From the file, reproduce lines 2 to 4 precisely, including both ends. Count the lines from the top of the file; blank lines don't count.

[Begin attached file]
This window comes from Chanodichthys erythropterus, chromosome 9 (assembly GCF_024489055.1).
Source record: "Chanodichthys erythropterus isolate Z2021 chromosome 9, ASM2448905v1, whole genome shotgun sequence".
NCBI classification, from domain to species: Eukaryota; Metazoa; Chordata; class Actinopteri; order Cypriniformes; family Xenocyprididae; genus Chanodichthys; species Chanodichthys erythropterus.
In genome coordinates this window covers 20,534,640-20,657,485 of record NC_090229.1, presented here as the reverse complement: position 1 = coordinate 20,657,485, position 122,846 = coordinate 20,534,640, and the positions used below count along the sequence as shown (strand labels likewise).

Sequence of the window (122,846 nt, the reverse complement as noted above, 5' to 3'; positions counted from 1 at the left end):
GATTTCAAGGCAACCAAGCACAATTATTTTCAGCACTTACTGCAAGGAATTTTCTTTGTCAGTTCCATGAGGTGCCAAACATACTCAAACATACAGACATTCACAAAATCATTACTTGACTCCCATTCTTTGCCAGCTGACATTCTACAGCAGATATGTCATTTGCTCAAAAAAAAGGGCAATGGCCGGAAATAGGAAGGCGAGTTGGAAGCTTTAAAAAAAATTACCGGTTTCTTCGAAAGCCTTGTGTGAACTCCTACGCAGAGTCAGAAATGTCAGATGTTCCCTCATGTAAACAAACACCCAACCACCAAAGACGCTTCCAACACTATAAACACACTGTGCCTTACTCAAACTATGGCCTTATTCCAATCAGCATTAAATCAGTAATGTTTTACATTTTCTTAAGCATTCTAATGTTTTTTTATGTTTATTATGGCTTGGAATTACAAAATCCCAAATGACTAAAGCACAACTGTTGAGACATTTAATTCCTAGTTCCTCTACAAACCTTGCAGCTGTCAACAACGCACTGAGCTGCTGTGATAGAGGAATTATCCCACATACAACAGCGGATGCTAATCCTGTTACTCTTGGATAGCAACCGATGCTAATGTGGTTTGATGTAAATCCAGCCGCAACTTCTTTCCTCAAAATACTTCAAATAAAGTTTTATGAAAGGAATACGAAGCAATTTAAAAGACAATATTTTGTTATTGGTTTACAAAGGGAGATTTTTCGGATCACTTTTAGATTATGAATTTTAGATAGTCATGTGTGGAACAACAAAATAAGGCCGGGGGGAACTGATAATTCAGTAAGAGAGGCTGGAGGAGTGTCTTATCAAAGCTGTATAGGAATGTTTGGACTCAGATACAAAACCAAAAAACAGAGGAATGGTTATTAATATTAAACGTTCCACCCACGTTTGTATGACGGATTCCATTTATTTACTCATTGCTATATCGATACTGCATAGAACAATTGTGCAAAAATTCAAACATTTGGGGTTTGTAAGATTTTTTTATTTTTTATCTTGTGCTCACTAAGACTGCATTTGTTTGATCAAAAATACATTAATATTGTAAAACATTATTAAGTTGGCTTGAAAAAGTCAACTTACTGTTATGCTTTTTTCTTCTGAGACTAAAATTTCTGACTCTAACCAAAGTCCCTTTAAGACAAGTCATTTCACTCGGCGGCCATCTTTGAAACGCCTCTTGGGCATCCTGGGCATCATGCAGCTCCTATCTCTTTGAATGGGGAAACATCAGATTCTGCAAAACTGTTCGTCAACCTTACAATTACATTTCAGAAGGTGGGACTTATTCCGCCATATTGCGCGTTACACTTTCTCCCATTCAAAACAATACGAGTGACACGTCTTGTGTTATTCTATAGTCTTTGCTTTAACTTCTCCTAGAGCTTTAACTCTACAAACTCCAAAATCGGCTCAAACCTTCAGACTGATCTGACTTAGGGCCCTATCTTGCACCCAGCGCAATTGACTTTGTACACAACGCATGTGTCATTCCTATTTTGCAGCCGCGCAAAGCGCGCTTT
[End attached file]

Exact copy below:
Source record: "Chanodichthys erythropterus isolate Z2021 chromosome 9, ASM2448905v1, whole genome shotgun sequence".
NCBI classification, from domain to species: Eukaryota; Metazoa; Chordata; class Actinopteri; order Cypriniformes; family Xenocyprididae; genus Chanodichthys; species Chanodichthys erythropterus.
In genome coordinates this window covers 20,534,640-20,657,485 of record NC_090229.1, presented here as the reverse complement: position 1 = coordinate 20,657,485, position 122,846 = coordinate 20,534,640, and the positions used below count along the sequence as shown (strand labels likewise).